This blog is used to share my interests in elearning, largely around things like OER, Social Media and Digital Literacies. I might also use this blog to discuss things related to my role, which as of March 2013, is a Lecturer (Learning Technology) at the University of Liverpool.
Over the past week or so I have started playing Scrabble again, something I haven't played for years. The affordance of technology here is that I can play my partner or my mum asynchronously using the free Wordfeud app on our iPhones.
Through playing and reflecting on our Scrabble games, my thoughts last night (typically when trying to get to sleep) were directed towards three points (not in the scrabble sense!) I want I discuss here;
1) Do we learn differently now, or have you forgotten how to spell words as well? Generally I'm still pretty good, but from time to time I might write (or more probably type) a word that just doesn't look right. So I might ask someone how to spell that word, or being tech-enabled, use a spell checker or google.
But at what cost does this affordance come? Are we forgetting things more easily now? We don't need to be so rigorous with spelling because the the trusty spell check will auto correct us. So we can afford to be a bit more lax. Arguably, if we still used typewriters to construct our documents we might pay more attention - perhaps if you don't use it, you lose it (in a working memory sort of way)?
2) This leads on to my second point, which is related to technology enhanced game based learning. Scrabble has always been a great way to learn new words and their meaning. In the Reed household growing up, the word 'Xu' was famous - not normally part of one's vocabulary, however it's useful to get rid of that 8 point letter 'x' at difficult times in a game. (For the record, Xu was/is a Vietnamese coin, and yes I do realise I'm not really painting the picture of the mischievous youth that some will perhaps know).
Now playing scrabble via iPhones has somewhat ruined the game for me. I'm able to put my tiles in the board and check if it's a word without my opponent knowing. So I can (and ashamedly have) put a few random letters across a triple word score and got lucky. But I don't even know what it means! In 'real life' scrabble, you can't do that.
So whilst we often eulogise the affordances of technology to enhance 'things', it can also have a negative influence at times, reinforcing the importance of thinking critically (why, what and how) before introducing tech solutions; not only in game situations like above, but also in relation to teaching and learning.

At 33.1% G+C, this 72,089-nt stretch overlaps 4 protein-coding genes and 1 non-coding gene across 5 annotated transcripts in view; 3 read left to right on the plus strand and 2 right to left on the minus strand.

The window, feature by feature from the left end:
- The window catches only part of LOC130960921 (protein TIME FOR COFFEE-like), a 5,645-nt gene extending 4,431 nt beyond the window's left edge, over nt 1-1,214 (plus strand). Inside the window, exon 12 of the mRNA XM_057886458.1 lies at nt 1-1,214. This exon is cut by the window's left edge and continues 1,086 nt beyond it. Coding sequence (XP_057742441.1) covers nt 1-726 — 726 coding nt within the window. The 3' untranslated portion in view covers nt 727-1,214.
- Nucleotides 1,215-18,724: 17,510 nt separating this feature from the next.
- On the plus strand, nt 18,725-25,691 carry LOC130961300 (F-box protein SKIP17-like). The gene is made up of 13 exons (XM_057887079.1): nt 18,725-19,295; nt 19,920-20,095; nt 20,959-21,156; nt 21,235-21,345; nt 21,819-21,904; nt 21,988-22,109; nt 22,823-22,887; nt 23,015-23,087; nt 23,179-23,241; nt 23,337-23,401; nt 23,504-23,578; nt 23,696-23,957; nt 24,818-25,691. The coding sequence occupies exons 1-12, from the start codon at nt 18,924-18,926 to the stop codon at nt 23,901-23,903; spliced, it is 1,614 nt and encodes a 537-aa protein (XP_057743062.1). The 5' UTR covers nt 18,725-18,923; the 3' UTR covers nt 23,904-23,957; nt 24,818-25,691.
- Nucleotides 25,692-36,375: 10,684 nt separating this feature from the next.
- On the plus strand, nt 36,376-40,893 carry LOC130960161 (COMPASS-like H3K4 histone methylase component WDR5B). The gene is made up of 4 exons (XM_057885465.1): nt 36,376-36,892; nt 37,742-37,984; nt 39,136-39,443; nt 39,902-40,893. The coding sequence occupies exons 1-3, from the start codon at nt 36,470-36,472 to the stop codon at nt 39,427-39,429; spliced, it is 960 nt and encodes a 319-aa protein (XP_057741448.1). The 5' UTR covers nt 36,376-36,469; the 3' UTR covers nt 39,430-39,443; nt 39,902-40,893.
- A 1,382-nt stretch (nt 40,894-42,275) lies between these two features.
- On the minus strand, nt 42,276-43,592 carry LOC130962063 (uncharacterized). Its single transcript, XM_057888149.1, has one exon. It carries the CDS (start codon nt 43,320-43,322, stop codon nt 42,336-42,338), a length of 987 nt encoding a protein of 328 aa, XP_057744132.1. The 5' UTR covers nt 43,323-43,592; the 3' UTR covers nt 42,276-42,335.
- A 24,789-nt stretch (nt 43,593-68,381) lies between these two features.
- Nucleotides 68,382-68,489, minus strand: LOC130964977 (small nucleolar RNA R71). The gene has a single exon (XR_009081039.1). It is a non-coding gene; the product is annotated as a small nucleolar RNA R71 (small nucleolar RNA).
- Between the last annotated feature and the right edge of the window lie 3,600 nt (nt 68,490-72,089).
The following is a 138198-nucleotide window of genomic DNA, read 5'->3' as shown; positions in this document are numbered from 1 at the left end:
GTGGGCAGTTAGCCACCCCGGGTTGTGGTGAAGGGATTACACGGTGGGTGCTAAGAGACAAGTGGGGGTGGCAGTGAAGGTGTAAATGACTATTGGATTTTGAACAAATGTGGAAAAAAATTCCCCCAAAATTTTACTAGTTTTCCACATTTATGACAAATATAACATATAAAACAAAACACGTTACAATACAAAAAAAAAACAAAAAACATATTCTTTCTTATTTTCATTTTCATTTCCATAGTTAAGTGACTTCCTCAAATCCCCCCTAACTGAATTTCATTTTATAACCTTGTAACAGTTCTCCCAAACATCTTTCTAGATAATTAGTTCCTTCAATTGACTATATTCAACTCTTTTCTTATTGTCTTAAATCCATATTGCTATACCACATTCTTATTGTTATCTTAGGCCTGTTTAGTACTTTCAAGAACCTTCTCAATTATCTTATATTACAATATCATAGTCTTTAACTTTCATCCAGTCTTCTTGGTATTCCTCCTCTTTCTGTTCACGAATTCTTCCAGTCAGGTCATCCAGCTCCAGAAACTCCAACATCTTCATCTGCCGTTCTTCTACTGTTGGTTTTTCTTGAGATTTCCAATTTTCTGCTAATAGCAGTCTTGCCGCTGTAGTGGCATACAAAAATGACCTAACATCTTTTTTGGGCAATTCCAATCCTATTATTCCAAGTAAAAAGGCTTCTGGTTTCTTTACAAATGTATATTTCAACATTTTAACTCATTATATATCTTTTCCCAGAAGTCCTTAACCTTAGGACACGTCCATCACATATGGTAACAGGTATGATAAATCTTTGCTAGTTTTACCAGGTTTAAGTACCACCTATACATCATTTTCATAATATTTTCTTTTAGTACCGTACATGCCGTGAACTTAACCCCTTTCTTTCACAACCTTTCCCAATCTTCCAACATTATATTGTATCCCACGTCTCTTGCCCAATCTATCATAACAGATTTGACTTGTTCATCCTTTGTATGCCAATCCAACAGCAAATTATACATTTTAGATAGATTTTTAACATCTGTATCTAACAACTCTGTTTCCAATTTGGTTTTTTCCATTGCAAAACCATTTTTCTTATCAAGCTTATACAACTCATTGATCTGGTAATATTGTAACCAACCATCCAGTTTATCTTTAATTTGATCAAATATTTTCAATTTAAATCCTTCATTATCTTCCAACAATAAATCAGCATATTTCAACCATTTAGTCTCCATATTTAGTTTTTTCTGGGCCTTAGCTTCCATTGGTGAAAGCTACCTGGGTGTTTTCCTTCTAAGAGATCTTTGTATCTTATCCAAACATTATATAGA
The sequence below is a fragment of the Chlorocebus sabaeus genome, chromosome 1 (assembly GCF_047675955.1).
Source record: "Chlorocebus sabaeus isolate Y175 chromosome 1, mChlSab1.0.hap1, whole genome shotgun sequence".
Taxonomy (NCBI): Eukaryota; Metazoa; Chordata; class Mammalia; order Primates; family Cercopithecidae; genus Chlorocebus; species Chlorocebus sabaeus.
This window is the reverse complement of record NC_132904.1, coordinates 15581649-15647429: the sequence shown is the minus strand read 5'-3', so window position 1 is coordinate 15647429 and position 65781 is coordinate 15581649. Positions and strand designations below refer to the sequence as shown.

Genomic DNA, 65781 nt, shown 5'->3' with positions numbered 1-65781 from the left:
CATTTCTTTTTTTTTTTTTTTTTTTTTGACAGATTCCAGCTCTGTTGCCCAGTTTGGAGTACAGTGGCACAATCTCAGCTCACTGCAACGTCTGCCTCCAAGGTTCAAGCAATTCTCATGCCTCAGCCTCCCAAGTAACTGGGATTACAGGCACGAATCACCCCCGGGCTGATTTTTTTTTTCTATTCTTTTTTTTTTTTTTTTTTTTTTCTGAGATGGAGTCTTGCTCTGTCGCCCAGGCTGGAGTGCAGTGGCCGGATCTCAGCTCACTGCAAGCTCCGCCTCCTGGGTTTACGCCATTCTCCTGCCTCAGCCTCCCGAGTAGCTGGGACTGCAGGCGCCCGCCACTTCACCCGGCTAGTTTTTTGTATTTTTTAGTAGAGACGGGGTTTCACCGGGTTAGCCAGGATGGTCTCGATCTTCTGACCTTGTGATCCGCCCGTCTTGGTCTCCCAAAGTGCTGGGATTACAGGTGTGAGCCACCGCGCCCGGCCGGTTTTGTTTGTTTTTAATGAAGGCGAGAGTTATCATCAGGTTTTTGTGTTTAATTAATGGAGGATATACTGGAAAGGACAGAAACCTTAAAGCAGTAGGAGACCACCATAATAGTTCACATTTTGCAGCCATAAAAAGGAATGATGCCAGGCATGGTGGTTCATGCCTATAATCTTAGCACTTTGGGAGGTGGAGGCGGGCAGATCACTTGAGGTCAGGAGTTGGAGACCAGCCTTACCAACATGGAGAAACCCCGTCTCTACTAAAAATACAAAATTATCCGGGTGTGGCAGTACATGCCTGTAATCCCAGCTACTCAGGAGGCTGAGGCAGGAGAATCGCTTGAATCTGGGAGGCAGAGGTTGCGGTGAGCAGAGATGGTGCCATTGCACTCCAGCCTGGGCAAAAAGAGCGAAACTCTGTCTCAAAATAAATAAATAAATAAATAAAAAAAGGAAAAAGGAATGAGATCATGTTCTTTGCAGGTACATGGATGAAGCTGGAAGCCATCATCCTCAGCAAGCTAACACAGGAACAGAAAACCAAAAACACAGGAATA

3) And on to my final point, related to learning and future learning. Does it matter anymore if we either forget to spell certain words (or if youths don't know how to spell as we once did)? Previously we needed to hand-write letters and job applications, so spelling was a very important skill/literacy to present ourselves professionally (I am young enough to have never actually been required to hand-write a letter/application). The importance of accurate spelling is arguably less important now we're all wired. Knowing the rule to put 'i' before the 'e', except after 'c' (which actually isn't always true) isn't as import at as it once was. This isn't goin to solve the problems we will face (as a sector / an economy / a race) in the future, is it? And yet we still cling on tightly to these so-called essentials. Now I'm not suggesting we completely abandon spelling, but this reminds me of Ken Robinson's TED talk; 'Schools kill creativity', and his example of the young girl who 'wasn't any good in school' as she was fidgety and couldn't concentrate. As it turned out, she was highly creative and became a leading ballerina. Horses for courses, one might say.
We can't solve problems of the future with the same type of thinking we used when they were created (was that Einstein?). So perhaps if we want to prepare for the future, we might have to let go of some of the inherent things of the past?
I've embedded the Ken Robinson talk below - a worthy watch if you're one of the few who haven't already seen it.